10 June 2011

"A Rocket To Nowhere"

I came across a great essay at Idle Words that was written about five years ago about the Space Shuttle. Fantastic stuff. You should read the whole thing, but I can not resist posting several highlights:
In a pattern that would recur repeatedly in the years to come, NASA managers decided that they were better off making spending cuts on initial design even if they resulted in much higher operating costs over the lifetime of the program.
Sounds like every mass transit project I can think of. Not a coincidence really, since the incentives of a bureaucrat should expect us to anticipate this outcome.
Having failed at its stated goal, the Shuttle program proved adept at finding changing rationales for its existence. It was, after all, an awfully large spacecraft, and it was a bird in the hand, giving it an enormous advantage over any suggested replacement.
Again: standard institutional incentives at work.  White elephants should be the mascot of the bureaucracy.
In a narrow sense, they succeeded [in predicting, simulating, and designing for high reliability]. In both cases where a shuttle was lost, NASA had extensive warning of the failure mode in question, and had not addressed it for systemic and organizational reasons. But those organizational failures themselves represent a point of failure, one that lies outside the scope of an engineering analysis, which has to assume that procedures for checking critical components will work as reliably as the components whose reliability the procedures are supposed to safeguard.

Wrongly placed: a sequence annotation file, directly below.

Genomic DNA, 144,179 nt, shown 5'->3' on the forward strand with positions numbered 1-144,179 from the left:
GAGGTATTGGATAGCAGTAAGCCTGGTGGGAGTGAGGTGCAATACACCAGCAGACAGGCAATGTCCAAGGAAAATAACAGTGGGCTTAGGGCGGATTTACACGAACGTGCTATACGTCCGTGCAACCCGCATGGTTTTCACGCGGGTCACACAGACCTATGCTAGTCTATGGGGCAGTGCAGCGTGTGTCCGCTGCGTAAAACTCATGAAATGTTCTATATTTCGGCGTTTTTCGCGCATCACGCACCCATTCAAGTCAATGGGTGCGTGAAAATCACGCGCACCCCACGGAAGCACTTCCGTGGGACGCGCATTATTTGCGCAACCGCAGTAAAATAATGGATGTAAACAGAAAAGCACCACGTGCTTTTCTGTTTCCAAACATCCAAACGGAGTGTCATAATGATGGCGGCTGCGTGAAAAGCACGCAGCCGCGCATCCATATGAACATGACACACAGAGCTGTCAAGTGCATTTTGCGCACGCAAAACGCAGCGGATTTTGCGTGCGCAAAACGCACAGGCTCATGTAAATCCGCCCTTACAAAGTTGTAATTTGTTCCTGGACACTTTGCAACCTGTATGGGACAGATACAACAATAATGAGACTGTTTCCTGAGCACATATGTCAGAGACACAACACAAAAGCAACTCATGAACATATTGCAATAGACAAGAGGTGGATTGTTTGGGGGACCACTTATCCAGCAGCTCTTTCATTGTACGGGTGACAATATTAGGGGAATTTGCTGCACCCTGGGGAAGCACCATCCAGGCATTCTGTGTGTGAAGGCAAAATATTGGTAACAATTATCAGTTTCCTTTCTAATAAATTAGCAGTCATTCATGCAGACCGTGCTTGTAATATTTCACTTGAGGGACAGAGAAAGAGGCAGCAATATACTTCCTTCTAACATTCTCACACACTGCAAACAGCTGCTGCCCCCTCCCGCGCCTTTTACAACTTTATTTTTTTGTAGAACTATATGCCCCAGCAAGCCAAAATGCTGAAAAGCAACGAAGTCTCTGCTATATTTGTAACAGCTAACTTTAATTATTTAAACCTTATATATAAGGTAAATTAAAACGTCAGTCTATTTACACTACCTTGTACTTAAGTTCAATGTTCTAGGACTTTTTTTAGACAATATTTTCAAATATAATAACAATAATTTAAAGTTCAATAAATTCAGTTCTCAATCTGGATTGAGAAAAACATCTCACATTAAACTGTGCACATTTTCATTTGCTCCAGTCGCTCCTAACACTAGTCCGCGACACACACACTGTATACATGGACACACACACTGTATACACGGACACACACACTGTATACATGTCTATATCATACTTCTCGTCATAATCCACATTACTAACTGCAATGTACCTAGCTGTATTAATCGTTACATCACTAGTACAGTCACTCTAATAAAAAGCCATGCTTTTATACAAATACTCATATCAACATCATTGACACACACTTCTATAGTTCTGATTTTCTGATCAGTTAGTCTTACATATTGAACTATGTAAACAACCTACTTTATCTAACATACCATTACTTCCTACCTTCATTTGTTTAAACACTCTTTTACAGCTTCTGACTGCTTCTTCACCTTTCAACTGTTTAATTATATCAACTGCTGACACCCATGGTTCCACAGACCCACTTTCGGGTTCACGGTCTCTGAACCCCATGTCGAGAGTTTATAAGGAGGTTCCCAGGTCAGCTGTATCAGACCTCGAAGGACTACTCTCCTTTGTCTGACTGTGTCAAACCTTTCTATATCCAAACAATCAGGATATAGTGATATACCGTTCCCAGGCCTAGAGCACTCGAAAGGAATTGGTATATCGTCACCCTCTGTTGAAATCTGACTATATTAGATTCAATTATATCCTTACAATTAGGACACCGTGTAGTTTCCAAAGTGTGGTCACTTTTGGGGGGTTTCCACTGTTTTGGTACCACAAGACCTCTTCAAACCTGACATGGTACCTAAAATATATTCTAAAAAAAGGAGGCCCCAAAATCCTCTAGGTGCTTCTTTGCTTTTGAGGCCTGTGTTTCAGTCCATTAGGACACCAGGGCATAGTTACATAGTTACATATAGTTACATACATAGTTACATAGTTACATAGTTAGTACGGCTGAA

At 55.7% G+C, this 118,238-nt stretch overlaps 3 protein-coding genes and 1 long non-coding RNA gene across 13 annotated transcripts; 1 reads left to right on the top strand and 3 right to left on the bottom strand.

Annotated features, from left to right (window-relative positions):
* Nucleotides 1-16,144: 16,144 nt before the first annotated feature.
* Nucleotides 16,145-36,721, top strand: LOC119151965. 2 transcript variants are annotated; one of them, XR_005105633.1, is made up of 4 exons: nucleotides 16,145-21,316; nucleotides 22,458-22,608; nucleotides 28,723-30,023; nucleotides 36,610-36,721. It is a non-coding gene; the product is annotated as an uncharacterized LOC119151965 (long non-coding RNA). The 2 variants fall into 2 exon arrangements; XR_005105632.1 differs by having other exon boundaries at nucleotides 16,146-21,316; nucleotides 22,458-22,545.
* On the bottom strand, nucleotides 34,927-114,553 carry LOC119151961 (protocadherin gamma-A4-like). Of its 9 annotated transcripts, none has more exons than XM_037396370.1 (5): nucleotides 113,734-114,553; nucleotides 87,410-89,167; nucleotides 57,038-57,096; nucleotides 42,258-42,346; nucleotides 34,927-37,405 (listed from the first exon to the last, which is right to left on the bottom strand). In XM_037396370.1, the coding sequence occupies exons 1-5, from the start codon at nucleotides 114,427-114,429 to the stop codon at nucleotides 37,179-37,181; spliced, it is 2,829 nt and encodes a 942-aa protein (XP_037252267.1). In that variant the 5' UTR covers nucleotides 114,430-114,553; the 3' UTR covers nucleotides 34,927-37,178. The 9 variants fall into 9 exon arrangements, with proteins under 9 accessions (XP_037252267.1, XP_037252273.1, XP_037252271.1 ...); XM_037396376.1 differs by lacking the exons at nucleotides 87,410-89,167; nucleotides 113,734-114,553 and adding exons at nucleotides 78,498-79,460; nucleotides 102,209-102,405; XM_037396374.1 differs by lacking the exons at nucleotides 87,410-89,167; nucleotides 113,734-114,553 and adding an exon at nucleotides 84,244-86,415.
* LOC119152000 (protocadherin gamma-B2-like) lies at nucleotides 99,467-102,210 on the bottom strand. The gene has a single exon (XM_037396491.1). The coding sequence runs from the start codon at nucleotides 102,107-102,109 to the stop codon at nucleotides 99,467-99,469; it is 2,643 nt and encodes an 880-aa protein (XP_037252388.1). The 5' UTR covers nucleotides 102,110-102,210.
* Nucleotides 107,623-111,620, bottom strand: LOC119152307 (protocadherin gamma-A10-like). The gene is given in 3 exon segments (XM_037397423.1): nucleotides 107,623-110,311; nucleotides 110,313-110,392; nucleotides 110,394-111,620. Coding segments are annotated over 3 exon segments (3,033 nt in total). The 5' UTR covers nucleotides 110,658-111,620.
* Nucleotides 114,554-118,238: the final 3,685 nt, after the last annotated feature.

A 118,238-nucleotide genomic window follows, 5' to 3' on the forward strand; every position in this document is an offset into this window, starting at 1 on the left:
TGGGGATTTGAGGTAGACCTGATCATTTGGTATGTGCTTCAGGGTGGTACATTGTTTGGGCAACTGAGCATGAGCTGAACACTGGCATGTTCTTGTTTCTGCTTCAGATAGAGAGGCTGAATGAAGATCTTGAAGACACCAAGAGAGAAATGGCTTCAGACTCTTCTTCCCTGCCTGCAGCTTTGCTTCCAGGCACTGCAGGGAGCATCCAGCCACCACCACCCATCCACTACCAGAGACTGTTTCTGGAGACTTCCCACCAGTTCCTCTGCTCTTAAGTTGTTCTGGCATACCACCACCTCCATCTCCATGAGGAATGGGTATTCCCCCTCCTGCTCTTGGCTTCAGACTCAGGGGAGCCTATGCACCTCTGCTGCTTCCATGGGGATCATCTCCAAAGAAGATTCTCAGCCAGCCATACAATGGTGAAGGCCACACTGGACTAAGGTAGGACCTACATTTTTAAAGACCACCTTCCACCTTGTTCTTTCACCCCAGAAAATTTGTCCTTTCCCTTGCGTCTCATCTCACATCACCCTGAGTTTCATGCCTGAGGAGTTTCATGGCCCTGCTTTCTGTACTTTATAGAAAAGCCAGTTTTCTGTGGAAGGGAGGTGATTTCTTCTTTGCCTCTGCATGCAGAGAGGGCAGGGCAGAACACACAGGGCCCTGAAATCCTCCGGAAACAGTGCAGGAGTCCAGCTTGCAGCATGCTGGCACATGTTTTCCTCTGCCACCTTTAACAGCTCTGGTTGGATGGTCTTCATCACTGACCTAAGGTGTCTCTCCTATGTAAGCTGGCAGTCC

I wish I had written that paragraph in my Engineering Risk Analysis course. It is perfect.

All engineers should meditate on this passage.  Actually, financiers should as well.  Your model can be flawless, but if the organizational structure causes it to be misused, misinterpreted or ignored it would be better if it did not exist.
Along with these craggy summits of basic research, the astronauts performed a raft of prepared experiments in metallurgy, medicine, fluid mechanics, embryology, and solar wind detection, all of which had one thing in common - they were designed to minimize crew interaction, in most cases requiring the astronauts to do little more than flip a switch.*

(*The experiments could not be made fully automatic because NASA policy requires that experiments on manned missions involve the crew)

This brings up a delicate point about justifying manned missions with science. In order to make any straight-faced claims about being cost effective, you have to cart an awful lot of science with you into orbit, which in turns means you need to make the experiments as easy to operate as possible. But if the experiments are all automated, you remove the rationale for sending a manned mission in the first place. Apart from question-begging experiments on the physiology of space flight, there is little you can do to resolve this dilemma. In essence, each 'pure science' Shuttle science mission consists of several dozen automated experiments alongside an enormous, irrelevant, repeated experiment in keeping a group of primates alive and healthy outside the atmosphere.
Someone used "beg the question" correctly! There is hope for the English language yet! Civilization lives!

NASA does not exist to operate the shuttle. The shuttle exists to give NASA something to do.

The superfluity of the men in manned space flight is a repeated theme.  Check out this footnote: